Tips for successful travel in high altitude

No matter how exciting the travel is to the high altitude, it is always challenging and is never free of troubles. We have hundreds of stories of people loosing lives in mountains due to lack of preparation and making very minor and stupid mistakes in high altitude.

The summit/trek success depends on few very important things which should be followed properly and I recommend you to follow these as a “standard set of checklist” before you start your high altitude travel.


              Well organized pre-planned trip is the backbone of a successful trip to the high altitude and this is applicable from beginners to technical mountain summiteer. Pre-planning includes the following sets of planning:

  1. Appropriateness of travel destination:
    1. First and the foremost, make sure if the destination you choose is appropriate based on your physical fitness, past medical history and previous experience. If you are planning your first high altitude trek then it is better to have a short hikes in high altitude (2,500 meters -3,500 meters) to experience how it feels like to be in thin air.
  • Planning of itinerary:
    • A slow and gradual ascent profile is the key to successful acclimatization. Never ascent more than 500 meters of sleeping altitude per day and take a rest day after ascent of >1000 meters.
  • Health insurance plan:
    • Make sure the insurance plan covers all possible events during the travel. Check with your insurance company in advance and talk to them to make sure the policy covers altitude illnesses and other travel related illnesses.
  • Check weather forecast:
    • These days it is possible to check in advance the weather forecast. Prepare for the possible unexpected environmental changes and pack accordingly. Unexpected snow, rain, snowstorm, lightning, etc causes unexpected consequences if you are unprepared. So, preparation for possible unexpected events is vital for trouble free travel.
  • Medical Kit:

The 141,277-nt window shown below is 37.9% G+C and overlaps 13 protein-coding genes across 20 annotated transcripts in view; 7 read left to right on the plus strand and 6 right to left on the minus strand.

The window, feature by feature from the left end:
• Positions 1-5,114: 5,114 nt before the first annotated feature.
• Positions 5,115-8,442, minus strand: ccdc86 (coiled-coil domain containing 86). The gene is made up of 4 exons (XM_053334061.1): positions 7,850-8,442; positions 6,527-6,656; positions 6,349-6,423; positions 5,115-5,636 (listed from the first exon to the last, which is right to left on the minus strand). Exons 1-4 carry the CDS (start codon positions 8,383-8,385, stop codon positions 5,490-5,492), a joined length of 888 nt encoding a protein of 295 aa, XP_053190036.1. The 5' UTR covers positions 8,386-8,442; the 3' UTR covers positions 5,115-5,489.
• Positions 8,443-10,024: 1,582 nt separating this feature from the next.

• Make sure you have enough medical supplies for basic first aid. You can costumize your kit based on your expertise and experience/training. However, I recommend you to have following medications/items before you embark on your trip:
      •  Crepe bandages
      •  Gauze pieces/pads and band aids
      •  Betadine/antiseptics
      •  Ointments for burn, allergies and antimicrobials
      •  Painkillers (paracetamol, ibuprofen, aspirin, etc)
      •  Anti-emetics
      •  Acetazolamide

We can prepare you the first aid kit based on your need/demand and get it delivered at your doorsteps.

Get checked out:

              Before you start your trip to high altitude please get yourself checked up with your GP/Primary Care Physician. In fact, it is mandatory for people with pre-existing medical problems and follow doctor’s recommendations.

              You can book an appointment for pre-travel consultation here.

Get Fit:

              Physical fitness is not the predictor of altitude illness but it is important to be fit to endure in the high altitude. If you are physically fit then you have better chances of being more resilient and not get other injuries and illness.

              You can prepare physically by doing regular physical exercises like running, walking long distances, swimming, biking, weight training, etc.

Get Educated:              

Proper knowledge about altitude illnesses & its prevention, terrain, weather & topography, local culture, food, religion, clothing, foot wares and basic first aid is very important in making the trip successful. Experts agree that knowledgeable travelers are more likely to be safe and healthy.

Safe travels and stay safe!

Dr. Santosh Baniya, MD (June, 2022)

Level of difficulty in expedition

Trek/Expedition difficulty levels:

There is no specific classification on level/grades of difficulties for an expedition or trek. Please follow the following “Level of difficulty” which is prepared based on my experience and extensive literature reviews.